Tokyo Film Festival: Why Japan Will Be a Key Battlefront in the Netflix-Disney+ Streaming Wars

Courtesy of Netflix
'The Naked Director'

Japan, the world's third largest economy, was the first Asian market where Hulu, Netflix and Disney launched their streaming services. Now, the country's rich creative legacies and love of Hollywood IP are expected to make it a hotbed for streaming growth.

When Netflix debuted in Japan in September 2015, local media compared the streaming giant's launch to the ‘Black Ships’ fleet of Commodore Perry, which forced the country to open its borders to trade in the mid-19th century after 250 years of isolation. But the streamer and its rivals have since won local hearts and minds, investing heavily in Japanese-language content, getting embraced by the Tokyo International Film Festival, and making inroads into the world’s third-largest entertainment market.

Japan has become the go-to test market for streamers in Asia, a region with massive SVOD growth potential. Hulu’s first international expansion was its Japan launch in 2011, though after struggling it sold its local platform to Nippon TV in 2014. Japan also was Netflix’s first Asia foray, while the global bow of Disney+ has been preceded by a Japan-only Disney Deluxe streaming service launched in April.

As Netflix's fate becomes increasingly reliant on international subscriber growth, content-loving Japan — the world's third largest economy — will remain a major battleground as the streaming wars get underway in earnest, analysts say. 

Disney Deluxe is the latest combatant in the local landscape, where its rivals also include a slew of domestic platforms. For $7.20 monthly, slightly cheaper than Netflix’s basic plan, viewers can access content from the full Disney catalog. With Disney having a long and deep appeal in Japan — Tokyo Disney Resort was the company’s first theme park outside the U.S. and remains its most profitable worldwide, while Aladdin took $112 million at the local box office this year (second only to North America) — the potential for the House of Mouse to build a major streaming business in Japan is clear.

“The number of Disney Deluxe subscribers is quickly increasing, based on research for our report on SVOD services, due to Disney IP fans in Japan … and probably the joint promotion campaign with Docomo, Japan's largest mobile service provider,” says Aya Umezu, CEO of entertainment marketing and data analysts Gem Partners.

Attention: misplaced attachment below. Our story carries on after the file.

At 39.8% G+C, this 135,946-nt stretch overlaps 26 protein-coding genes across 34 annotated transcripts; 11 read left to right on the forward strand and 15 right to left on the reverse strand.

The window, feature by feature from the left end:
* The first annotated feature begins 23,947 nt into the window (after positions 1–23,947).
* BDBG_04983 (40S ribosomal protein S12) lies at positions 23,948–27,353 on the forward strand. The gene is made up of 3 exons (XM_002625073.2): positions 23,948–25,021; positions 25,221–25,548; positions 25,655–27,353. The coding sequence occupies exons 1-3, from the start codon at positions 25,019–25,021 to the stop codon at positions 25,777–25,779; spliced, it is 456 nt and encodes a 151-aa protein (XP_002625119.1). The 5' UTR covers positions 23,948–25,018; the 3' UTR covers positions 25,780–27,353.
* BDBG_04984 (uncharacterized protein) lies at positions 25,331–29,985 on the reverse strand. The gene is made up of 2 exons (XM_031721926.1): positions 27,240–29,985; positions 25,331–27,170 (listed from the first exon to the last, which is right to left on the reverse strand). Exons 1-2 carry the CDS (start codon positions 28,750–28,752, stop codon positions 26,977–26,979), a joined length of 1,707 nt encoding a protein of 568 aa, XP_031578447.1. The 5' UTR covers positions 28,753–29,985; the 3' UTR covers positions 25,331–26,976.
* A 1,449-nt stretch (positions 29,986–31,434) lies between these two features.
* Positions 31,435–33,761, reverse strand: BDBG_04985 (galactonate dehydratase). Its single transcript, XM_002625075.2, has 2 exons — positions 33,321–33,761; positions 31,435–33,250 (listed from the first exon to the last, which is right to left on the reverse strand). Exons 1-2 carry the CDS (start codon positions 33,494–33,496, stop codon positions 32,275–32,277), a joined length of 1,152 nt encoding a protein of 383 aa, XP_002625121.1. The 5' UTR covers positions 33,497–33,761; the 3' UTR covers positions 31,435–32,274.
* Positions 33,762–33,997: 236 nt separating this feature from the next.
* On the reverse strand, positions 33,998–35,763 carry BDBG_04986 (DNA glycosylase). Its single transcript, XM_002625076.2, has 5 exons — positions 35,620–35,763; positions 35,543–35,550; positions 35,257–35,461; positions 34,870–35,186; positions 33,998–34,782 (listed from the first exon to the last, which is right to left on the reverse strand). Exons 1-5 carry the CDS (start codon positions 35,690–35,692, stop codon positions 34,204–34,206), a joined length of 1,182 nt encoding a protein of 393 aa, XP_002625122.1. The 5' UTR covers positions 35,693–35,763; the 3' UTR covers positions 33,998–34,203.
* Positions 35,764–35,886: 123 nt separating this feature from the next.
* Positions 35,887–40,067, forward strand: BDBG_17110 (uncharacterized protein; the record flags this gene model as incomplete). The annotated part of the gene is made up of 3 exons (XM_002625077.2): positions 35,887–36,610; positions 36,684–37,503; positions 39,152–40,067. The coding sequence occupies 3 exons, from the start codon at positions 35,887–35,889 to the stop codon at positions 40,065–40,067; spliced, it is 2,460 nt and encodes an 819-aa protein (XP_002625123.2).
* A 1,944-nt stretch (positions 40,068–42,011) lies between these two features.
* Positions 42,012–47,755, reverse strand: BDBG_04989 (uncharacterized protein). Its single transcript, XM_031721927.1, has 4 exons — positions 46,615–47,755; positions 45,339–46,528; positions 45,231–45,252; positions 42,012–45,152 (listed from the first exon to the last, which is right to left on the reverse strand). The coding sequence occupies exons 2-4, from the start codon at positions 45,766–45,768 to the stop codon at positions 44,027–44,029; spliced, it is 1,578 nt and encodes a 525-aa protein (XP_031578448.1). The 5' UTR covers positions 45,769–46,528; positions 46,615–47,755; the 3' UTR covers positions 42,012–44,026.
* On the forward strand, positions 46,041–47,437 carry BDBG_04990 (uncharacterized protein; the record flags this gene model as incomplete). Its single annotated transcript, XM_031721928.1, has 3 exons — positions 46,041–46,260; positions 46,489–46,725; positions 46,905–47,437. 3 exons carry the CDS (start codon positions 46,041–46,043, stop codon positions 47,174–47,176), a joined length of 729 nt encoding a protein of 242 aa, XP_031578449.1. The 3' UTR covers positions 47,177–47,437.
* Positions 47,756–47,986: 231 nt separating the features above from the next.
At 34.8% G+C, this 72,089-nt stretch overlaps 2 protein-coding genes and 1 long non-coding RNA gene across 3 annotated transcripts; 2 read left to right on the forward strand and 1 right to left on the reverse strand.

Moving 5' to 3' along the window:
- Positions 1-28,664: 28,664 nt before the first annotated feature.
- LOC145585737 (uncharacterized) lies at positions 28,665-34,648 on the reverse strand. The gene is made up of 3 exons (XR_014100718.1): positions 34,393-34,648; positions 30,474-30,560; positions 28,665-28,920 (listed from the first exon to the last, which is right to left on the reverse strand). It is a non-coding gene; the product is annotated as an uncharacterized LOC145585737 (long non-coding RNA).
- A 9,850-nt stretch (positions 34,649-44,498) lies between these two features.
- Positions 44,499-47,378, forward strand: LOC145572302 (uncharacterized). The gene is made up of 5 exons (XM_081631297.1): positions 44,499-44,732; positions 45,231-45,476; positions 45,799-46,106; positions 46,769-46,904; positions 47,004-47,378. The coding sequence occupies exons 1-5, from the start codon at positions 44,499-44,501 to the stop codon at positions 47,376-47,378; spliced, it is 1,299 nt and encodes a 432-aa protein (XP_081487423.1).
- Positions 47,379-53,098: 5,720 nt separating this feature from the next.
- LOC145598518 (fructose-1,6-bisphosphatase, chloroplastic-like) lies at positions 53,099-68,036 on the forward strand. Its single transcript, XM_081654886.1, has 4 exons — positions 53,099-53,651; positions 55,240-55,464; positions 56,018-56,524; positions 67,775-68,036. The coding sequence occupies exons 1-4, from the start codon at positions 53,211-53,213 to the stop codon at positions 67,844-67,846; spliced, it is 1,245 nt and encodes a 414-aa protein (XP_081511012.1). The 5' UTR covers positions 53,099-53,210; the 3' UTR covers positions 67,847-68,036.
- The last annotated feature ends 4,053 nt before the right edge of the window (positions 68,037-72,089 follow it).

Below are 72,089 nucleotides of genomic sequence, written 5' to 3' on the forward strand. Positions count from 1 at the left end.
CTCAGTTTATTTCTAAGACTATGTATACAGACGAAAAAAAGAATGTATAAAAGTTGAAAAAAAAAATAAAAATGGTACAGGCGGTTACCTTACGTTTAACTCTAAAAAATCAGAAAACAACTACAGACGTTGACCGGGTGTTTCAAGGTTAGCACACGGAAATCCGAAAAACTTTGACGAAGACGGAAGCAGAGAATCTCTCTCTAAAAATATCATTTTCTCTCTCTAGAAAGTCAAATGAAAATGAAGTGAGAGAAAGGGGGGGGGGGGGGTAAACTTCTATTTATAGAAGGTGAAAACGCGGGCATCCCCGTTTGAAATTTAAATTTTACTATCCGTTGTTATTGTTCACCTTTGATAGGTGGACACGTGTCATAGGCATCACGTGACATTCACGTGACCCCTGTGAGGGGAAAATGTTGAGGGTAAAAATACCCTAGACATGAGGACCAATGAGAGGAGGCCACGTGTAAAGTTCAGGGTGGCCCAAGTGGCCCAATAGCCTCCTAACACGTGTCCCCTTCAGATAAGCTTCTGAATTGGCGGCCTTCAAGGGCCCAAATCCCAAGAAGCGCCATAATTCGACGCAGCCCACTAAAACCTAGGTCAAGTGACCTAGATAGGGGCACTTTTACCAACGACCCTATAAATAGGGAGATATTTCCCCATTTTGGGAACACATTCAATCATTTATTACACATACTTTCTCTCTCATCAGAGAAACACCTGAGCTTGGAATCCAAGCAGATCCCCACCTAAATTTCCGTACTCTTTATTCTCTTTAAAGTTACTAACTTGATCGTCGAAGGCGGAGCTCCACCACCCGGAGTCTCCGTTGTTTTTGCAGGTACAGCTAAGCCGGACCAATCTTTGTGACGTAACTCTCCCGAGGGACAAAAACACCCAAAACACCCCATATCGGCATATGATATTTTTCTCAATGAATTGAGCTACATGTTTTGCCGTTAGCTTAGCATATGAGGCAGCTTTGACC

Disney has yet to reveal its intentions for Disney Deluxe once Disney+ launches internationally — whether the two services will be combined, or run in tandem somehow — but the head start in habituating Japan's aging population to streaming its Disney content can hardly hurt. 

Meanwhile, Amazon Prime Video has steadily grown since launch in 2015 on the back of its Prime service (which costs $45.80 annually) and the popularity of its local variety and comedy shows, according to Vivek Couto, executive director of Media Partners Asia.

“Japan is a market of depth where no one has become a clear leader yet,” says Couto, who estimates Netflix, Amazon and Hulu account for a total of 40 percent of SVOD revenues.

The total local SVOD market was worth nearly $1.6 billion in 2018 and is predicted to top $2.1 billion by 2023, says Umezu.

This represents solid growth in an economy dogged by a shrinking youth demographic. Helping to fuel the expansion is a burgeoning library of original Japanese content from Amazon and Netflix. As well as multiple original anime productions, which also have significant overseas appeal, Netflix scored a surprise global hit with its Terrace House reality show, co-produced with Fuji TV. The Japanese period sex comedy The Naked Director also generated international attention, while a special Tokyo-set mini-season of Netflix's flagship Queer Eye reality series goes live next week.

The streamer is also making classic local content accessible globally, including Katsuhiro Otomo’s seminal 1988 anime Akira, which will screen at this year’s Tokyo film festival.

Not every festival has welcomed Netflix, Cannes being the most high-profile example, but Tokyo is literally rolling out the red carpet. Following its screening of Roma last year, the festival will show two Netflix originals in this edition. The inclusion of Tokyo-set Earthquake Bird, produced by local outfit Twenty First City and Scott Free Productions, will see star Alicia Vikander bring some much-needed international glamour to the event's red carpet. Martin Scorsese’s postwar mob epic The Irishman will get a 4K screening to bring festivities to a close on Nov. 5.

“Streaming platforms are not a threat: they give filmmakers the chance to make artistic films with a big budget, though I understand why there are doubts and fears in the industry,” says Tokyo programming director Yoshi Yatabe, who adds he would happily consider a Netflix production for the festival’s main competition.

The festival is certainly not turning its back on tradition, however, opening with veteran Yoji Yamada’s reboot of his 50-film Tora-san series, Tora-san, Wish You Were Here, and holding a gala screening of Talking With Pictures from Masayuki Suo (Shall We Dance?), a tale of a silent film narrator.

Festival director Takeo Hisamatsu believes festivals, cinemas and the streamers will ultimately find a way to peacefully co-exist, “Like with Roma, which had a theatrical release, I think it is good for moviegoers to be given an opportunity to see good films on a big screen regardless of the platform they are made for.”